In the first study to induce agreement errors experimentally, Bock and Miller (1991) presented participants with subject phrases such as the key to the cabinets. Participants listened to the subject phrase, repeated it, and added a verb phrase to complete the sentence (e.g., the key to the cabinets is missing). A much replicated central finding of this study has been dubbed attraction: it is the observation that in sentences starting with complex noun phrases, agreement errors are more likely when a local noun (i.e., cabinets in the above example) mismatches in number with the head noun (i.e., key), relative to when the two nouns match in number (as in the key to the cabinet). This attraction effect indicates that the head noun and the local noun in some way compete for control of the number specification of the verb.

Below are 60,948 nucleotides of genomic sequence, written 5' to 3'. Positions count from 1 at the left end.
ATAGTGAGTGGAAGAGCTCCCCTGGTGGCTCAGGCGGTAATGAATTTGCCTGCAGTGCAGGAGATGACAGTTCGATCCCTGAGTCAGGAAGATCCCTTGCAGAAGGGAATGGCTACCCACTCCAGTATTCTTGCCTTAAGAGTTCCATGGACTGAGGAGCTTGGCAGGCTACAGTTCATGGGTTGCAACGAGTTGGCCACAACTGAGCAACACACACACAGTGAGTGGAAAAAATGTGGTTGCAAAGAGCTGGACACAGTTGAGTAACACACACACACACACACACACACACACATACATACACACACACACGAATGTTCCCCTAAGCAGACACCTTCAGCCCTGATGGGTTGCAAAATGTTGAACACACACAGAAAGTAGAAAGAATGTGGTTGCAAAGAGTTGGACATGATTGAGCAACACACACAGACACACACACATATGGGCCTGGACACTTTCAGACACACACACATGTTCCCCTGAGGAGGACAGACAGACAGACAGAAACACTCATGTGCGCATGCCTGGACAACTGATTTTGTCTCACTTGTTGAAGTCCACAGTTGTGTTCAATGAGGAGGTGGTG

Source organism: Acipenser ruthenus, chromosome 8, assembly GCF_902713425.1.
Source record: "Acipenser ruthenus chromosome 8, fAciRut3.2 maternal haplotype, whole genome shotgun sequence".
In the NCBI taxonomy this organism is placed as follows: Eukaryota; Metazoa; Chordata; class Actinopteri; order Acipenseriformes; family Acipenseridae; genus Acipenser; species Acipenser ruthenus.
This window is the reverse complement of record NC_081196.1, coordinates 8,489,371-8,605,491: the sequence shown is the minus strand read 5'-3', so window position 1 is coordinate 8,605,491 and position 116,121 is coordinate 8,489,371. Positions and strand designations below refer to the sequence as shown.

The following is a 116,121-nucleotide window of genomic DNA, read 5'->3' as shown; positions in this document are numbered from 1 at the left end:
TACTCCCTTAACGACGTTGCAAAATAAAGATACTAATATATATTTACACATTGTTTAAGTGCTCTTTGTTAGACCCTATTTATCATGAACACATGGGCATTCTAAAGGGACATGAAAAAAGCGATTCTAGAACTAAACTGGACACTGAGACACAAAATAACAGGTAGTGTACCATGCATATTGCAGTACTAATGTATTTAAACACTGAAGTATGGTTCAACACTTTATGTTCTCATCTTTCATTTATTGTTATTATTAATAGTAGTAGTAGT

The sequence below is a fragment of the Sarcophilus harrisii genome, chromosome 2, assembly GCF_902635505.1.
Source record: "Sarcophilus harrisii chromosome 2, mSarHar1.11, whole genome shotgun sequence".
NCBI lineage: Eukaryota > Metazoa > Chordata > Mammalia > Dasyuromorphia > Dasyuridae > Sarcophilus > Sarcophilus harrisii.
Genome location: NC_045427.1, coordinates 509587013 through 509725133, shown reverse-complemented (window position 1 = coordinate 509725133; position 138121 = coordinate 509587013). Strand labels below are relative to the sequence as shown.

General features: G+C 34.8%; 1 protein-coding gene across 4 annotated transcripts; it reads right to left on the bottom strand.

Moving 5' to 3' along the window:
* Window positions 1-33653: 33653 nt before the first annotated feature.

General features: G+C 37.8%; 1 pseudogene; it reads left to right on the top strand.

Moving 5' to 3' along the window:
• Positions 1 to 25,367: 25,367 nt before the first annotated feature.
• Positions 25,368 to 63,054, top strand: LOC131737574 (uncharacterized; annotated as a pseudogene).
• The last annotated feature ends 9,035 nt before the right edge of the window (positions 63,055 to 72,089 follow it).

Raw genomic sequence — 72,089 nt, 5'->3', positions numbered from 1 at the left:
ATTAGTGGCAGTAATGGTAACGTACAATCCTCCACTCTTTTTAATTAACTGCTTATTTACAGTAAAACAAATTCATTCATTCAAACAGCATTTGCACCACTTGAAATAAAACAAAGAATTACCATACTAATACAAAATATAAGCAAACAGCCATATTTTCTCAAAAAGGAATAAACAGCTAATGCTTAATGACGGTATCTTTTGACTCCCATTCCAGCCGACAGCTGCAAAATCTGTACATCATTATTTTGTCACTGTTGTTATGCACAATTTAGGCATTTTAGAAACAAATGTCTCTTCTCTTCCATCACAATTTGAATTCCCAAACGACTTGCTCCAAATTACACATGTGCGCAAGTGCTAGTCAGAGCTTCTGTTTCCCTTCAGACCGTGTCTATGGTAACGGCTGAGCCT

A second key finding of Bock and Miller’s (1991) study was that the attraction effect was stronger for phrases with singular heads [e.g., the key to the cabinet(s)] than for phrases with plural heads [e.g., the keys to the cabinet(s)]. This attraction asymmetry has been replicated in numerous studies (Bock and Miller, 1991; Bock and Eberhard, 1993; Vigliocco et al., 1995; Bock et al., 1999; Haskell and MacDonald, 2005; but see Franck et al., 2002, 2006), and has been related to the morphological marking of number (e.g., Bock and Eberhard, 1993; Bock, 2004; Berent et al., 2005; Eberhard et al., 2005). Plural nouns possess an overt plural marker (-s in English, -s or -en in Dutch), which singular nouns do not possess (but see Corbett, 2000, for languages that mark both singular and plural). To explain the asymmetry in the patterns of agreement errors, it has been proposed that plural local nouns, due to their plural marking, can bias the computation of the number of the subject noun phrase and the selection of the verb form toward plurality, whereas singular local nouns, which are unmarked for number, cannot bias these processes in the opposite direction. Evidence consistent with this view comes from Eberhard (1997), who found that attraction from a plural local noun was diminished when the singular head noun was explicitly marked for number (e.g., one key to the cabinets), and that attraction from a singular local noun increased when the singular local noun was explicitly marked for number (e.g., the keys to one cabinet). This is in line with the view that singulars are unmarked by default and need explicit number marking to create attraction.